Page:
The Delta variant was classified as “a variant of concern” because it spreads more quickly than other forms of the virus and causes more infections. Compared to the initial strain, in which an infected person could spread the virus to three people, the Delta variant can be spread to seven people, according to data the superintendent culled from a report on National Public Radio.
Students and staff should remain home if they feel ill, she stressed.
One area of concern is the space constraints of the cafeterias in each of the elementary schools. Students will have to sit closer than the recommended 3 feet because the gyms and auditoriums that had been used for eating will resume their regular purposes. Students will have assigned cafeteria seats to aid in contact tracing, if needed.
The chair asked the percentage of students who were tested regularly. The superintendent noted it was usually less than 30 percent.
Member Amanda Fargiano asked if changes would be made during athletics, but the superintendent said the Massachusetts Interscholastic Athletic Association is keeping the status quo on its policy.
The superintendent did note that the district has one of the highest student vaccination rates in the state. Physical education will be encouraged to be held outdoors.
The committee members will consider all of this data when making the decision on the mask policy.
Teachers union MOAs ratified for middle and high schools
The committee voted 3-0 to ratify the memorandums of agreement (MOA) for the Hopkinton Teachers Union for both the middle and high schools. The superintendent explained that this was necessary because changes in the school periods were implemented to allow for periods each week for students to consult with teachers or engage in remedial learning. The middle school will have these periods every other day, while the high school will implement them twice a week on Tuesdays and Thursdays called flex blocks. Members Joe Markey and Lya Batlle-Rafferty were not present to vote.
Marathon School addition finalist selected
The finalist was chosen from the bidders on the Marathon School addition project by a reviewing committee from the top three finalists. The project budget is $3,635,000. Director of Finance Susan Rothermich requested approval to negotiate the contract with the vendor, which was approved 3-0.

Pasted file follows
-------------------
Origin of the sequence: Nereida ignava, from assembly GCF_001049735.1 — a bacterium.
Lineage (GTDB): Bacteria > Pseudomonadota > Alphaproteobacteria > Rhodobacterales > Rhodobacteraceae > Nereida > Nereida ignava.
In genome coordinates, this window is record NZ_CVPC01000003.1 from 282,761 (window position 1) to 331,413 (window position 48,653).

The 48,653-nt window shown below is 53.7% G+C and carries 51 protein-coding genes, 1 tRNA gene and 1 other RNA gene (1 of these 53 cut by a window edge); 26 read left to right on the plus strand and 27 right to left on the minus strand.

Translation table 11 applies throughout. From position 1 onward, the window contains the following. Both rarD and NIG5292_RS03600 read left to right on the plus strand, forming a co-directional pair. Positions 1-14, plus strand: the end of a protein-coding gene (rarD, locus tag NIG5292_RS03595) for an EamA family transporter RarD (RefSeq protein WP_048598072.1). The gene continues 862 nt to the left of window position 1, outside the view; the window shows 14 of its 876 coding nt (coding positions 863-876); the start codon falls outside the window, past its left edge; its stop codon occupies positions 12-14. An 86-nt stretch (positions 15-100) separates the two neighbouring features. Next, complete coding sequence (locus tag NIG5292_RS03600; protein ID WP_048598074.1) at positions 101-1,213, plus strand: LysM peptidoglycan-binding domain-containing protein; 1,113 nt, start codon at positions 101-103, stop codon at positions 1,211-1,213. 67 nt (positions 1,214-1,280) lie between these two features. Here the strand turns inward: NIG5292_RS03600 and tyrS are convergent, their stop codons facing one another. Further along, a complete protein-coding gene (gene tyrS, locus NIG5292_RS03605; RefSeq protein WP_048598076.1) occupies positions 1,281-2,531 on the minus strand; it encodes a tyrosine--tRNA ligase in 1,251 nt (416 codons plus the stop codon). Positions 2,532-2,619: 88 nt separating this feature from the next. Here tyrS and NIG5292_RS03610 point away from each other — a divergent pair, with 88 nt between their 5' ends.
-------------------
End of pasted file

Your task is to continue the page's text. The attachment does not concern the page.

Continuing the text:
Superintendent’s goals reviewed
The superintendent gave a presentation of her goals for student achievement, particularly in reading. She will seek to implement testing three times a year at all grade levels using the STAR Reading test, which increases the difficulty of questions as students progress through the test.
Another major goal she highlighted was the implementation of a protocol for students to report incidents of hate or violence. An online form, called a Bias Incidents Reporting Form, or BIRF, will be accessed by a QR code.
“We’re really excited actually to have that,” the superintendent said. “Not only will it help kids navigate what happened and to have an adult help them to resolution with that, but we may be able to see patterns.”
Diversification of the workforce is another target. Also, diversity, equity and inclusion information will be integrated into the school curriculums.
Student recognized for national poetry award
Hopkinton High School student Kevin Gu was recognized by the superintendent for being one of five students in the country named as a National Student Poet in a contest by Scholastic Art & Writing Awards. This is considered to be the country’s highest honor for young poets.
“It is an amazing achievement,” she said, noting that there were more than 19,000 submissions to the contest.
Gu began writing poetry only a couple of years ago, using it to reflect on his childhood and Chinese culture.
“I was so impressed with the way he wove his own personal identity and his culture into his poetry,” Fargiano said.
Year-end financial report shows district in black
Despite the challenges of COVID, the district managed to save about $34,000. This amount will go back to the town’s general fund. Staffing shortages offset the increase in supply costs during the pandemic.
Annual norms review, educational equity policy discussion delayed
Because only three members of the committee were present at the meeting, the discussion of the annual norms review policy and the policy on educational equity were delayed until a future meeting.